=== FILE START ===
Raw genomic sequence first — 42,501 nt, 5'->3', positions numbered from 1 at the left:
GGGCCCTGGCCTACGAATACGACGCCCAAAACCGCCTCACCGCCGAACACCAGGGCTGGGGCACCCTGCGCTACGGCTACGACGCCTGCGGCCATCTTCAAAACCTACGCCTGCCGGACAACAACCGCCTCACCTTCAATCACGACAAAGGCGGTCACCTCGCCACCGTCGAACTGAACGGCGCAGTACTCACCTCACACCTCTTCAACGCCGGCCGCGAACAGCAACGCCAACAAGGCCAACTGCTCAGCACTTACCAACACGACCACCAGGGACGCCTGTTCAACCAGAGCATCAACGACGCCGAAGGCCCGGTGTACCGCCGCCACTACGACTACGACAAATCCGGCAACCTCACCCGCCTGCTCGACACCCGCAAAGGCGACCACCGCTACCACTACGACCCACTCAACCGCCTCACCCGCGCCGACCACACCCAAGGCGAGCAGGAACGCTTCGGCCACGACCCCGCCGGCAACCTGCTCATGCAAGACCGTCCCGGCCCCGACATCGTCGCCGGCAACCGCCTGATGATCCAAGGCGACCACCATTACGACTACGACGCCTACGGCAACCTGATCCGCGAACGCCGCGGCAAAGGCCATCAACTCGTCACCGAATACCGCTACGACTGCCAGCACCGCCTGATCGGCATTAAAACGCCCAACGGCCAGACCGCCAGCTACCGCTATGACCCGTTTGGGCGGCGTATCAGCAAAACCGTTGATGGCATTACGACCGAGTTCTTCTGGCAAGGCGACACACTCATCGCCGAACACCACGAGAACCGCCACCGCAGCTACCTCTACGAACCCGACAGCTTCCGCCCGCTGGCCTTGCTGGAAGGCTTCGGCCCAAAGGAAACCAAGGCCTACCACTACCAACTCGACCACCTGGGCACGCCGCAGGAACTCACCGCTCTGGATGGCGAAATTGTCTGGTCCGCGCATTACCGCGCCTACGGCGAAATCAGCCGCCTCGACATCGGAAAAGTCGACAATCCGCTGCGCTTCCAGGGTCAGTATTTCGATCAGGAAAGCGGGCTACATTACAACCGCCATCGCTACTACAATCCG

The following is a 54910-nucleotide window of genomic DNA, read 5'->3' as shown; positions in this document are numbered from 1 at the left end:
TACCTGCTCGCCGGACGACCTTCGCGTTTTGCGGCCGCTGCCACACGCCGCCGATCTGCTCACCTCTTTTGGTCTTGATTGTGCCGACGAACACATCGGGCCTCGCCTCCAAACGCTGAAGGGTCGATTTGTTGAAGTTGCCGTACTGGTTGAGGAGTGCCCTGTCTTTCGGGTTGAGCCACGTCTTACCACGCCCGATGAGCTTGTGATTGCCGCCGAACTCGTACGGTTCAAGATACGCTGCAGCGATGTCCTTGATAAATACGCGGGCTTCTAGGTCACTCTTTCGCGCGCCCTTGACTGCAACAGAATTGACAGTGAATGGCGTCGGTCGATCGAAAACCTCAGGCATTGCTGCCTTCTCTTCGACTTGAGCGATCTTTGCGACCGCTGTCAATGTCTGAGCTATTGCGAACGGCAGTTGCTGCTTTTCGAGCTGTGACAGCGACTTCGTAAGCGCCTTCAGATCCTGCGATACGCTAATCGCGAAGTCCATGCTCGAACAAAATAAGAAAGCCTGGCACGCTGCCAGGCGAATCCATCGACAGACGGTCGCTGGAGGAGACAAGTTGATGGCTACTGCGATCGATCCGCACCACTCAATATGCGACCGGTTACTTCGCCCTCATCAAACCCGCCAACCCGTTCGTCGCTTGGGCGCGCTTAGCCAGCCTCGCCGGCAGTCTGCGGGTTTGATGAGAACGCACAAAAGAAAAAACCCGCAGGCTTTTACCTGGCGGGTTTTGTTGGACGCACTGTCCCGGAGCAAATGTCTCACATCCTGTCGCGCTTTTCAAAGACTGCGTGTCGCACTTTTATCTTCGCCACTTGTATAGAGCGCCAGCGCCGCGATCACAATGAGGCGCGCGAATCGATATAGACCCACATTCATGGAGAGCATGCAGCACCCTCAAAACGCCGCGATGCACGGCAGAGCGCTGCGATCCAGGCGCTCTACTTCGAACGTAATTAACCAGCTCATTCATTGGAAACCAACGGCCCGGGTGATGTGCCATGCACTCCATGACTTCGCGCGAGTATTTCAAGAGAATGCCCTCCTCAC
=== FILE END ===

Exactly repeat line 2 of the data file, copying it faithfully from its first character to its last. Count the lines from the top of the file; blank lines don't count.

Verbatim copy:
GGGCCCTGGCCTACGAATACGACGCCCAAAACCGCCTCACCGCCGAACACCAGGGCTGGGGCACCCTGCGCTACGGCTACGACGCCTGCGGCCATCTTCAAAACCTACGCCTGCCGGACAACAACCGCCTCACCTTCAATCACGACAAAGGCGGTCACCTCGCCACCGTCGAACTGAACGGCGCAGTACTCACCTCACACCTCTTCAACGCCGGCCGCGAACAGCAACGCCAACAAGGCCAACTGCTCAGCACTTACCAACACGACCACCAGGGACGCCTGTTCAACCAGAGCATCAACGACGCCGAAGGCCCGGTGTACCGCCGCCACTACGACTACGACAAATCCGGCAACCTCACCCGCCTGCTCGACACCCGCAAAGGCGACCACCGCTACCACTACGACCCACTCAACCGCCTCACCCGCGCCGACCACACCCAAGGCGAGCAGGAACGCTTCGGCCACGACCCCGCCGGCAACCTGCTCATGCAAGACCGTCCCGGCCCCGACATCGTCGCCGGCAACCGCCTGATGATCCAAGGCGACCACCATTACGACTACGACGCCTACGGCAACCTGATCCGCGAACGCCGCGGCAAAGGCCATCAACTCGTCACCGAATACCGCTACGACTGCCAGCACCGCCTGATCGGCATTAAAACGCCCAACGGCCAGACCGCCAGCTACCGCTATGACCCGTTTGGGCGGCGTATCAGCAAAACCGTTGATGGCATTACGACCGAGTTCTTCTGGCAAGGCGACACACTCATCGCCGAACACCACGAGAACCGCCACCGCAGCTACCTCTACGAACCCGACAGCTTCCGCCCGCTGGCCTTGCTGGAAGGCTTCGGCCCAAAGGAAACCAAGGCCTACCACTACCAACTCGACCACCTGGGCACGCCGCAGGAACTCACCGCTCTGGATGGCGAAATTGTCTGGTCCGCGCATTACCGCGCCTACGGCGAAATCAGCCGCCTCGACATCGGAAAAGTCGACAATCCGCTGCGCTTCCAGGGTCAGTATTTCGATCAGGAAAGCGGGCTACATTACAACCGCCATCGCTACTACAATCCG